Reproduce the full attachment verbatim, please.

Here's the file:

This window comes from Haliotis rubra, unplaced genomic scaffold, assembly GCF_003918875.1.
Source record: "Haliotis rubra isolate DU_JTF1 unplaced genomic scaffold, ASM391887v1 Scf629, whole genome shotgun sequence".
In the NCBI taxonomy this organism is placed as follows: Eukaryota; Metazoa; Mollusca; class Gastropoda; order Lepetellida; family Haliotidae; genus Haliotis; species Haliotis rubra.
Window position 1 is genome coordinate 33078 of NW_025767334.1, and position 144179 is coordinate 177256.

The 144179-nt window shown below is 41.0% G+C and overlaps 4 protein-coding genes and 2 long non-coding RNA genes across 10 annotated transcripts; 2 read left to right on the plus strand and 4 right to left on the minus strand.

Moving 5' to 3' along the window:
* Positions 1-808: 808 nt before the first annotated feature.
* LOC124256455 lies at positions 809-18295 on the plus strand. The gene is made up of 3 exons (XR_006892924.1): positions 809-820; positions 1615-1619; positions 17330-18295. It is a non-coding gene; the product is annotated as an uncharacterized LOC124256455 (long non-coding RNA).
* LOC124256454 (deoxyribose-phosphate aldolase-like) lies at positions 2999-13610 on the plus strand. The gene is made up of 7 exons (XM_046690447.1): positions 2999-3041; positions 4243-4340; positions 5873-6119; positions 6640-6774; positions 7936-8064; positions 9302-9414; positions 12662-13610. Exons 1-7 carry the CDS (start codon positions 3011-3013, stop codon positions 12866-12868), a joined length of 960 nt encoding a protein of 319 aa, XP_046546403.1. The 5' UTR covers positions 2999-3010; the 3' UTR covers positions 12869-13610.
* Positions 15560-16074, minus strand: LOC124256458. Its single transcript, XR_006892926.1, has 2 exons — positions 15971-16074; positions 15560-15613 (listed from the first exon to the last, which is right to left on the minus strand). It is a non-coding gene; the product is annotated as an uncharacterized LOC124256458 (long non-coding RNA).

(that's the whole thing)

This window comes from Haliotis rubra, unplaced genomic scaffold, assembly GCF_003918875.1.
Source record: "Haliotis rubra isolate DU_JTF1 unplaced genomic scaffold, ASM391887v1 Scf629, whole genome shotgun sequence".
In the NCBI taxonomy this organism is placed as follows: Eukaryota; Metazoa; Mollusca; class Gastropoda; order Lepetellida; family Haliotidae; genus Haliotis; species Haliotis rubra.
Window position 1 is genome coordinate 33078 of NW_025767334.1, and position 144179 is coordinate 177256.

The 144179-nt window shown below is 41.0% G+C and overlaps 4 protein-coding genes and 2 long non-coding RNA genes across 10 annotated transcripts; 2 read left to right on the plus strand and 4 right to left on the minus strand.

Moving 5' to 3' along the window:
* Positions 1-808: 808 nt before the first annotated feature.
* LOC124256455 lies at positions 809-18295 on the plus strand. The gene is made up of 3 exons (XR_006892924.1): positions 809-820; positions 1615-1619; positions 17330-18295. It is a non-coding gene; the product is annotated as an uncharacterized LOC124256455 (long non-coding RNA).
* LOC124256454 (deoxyribose-phosphate aldolase-like) lies at positions 2999-13610 on the plus strand. The gene is made up of 7 exons (XM_046690447.1): positions 2999-3041; positions 4243-4340; positions 5873-6119; positions 6640-6774; positions 7936-8064; positions 9302-9414; positions 12662-13610. Exons 1-7 carry the CDS (start codon positions 3011-3013, stop codon positions 12866-12868), a joined length of 960 nt encoding a protein of 319 aa, XP_046546403.1. The 5' UTR covers positions 2999-3010; the 3' UTR covers positions 12869-13610.
* Positions 15560-16074, minus strand: LOC124256458. Its single transcript, XR_006892926.1, has 2 exons — positions 15971-16074; positions 15560-15613 (listed from the first exon to the last, which is right to left on the minus strand). It is a non-coding gene; the product is annotated as an uncharacterized LOC124256458 (long non-coding RNA).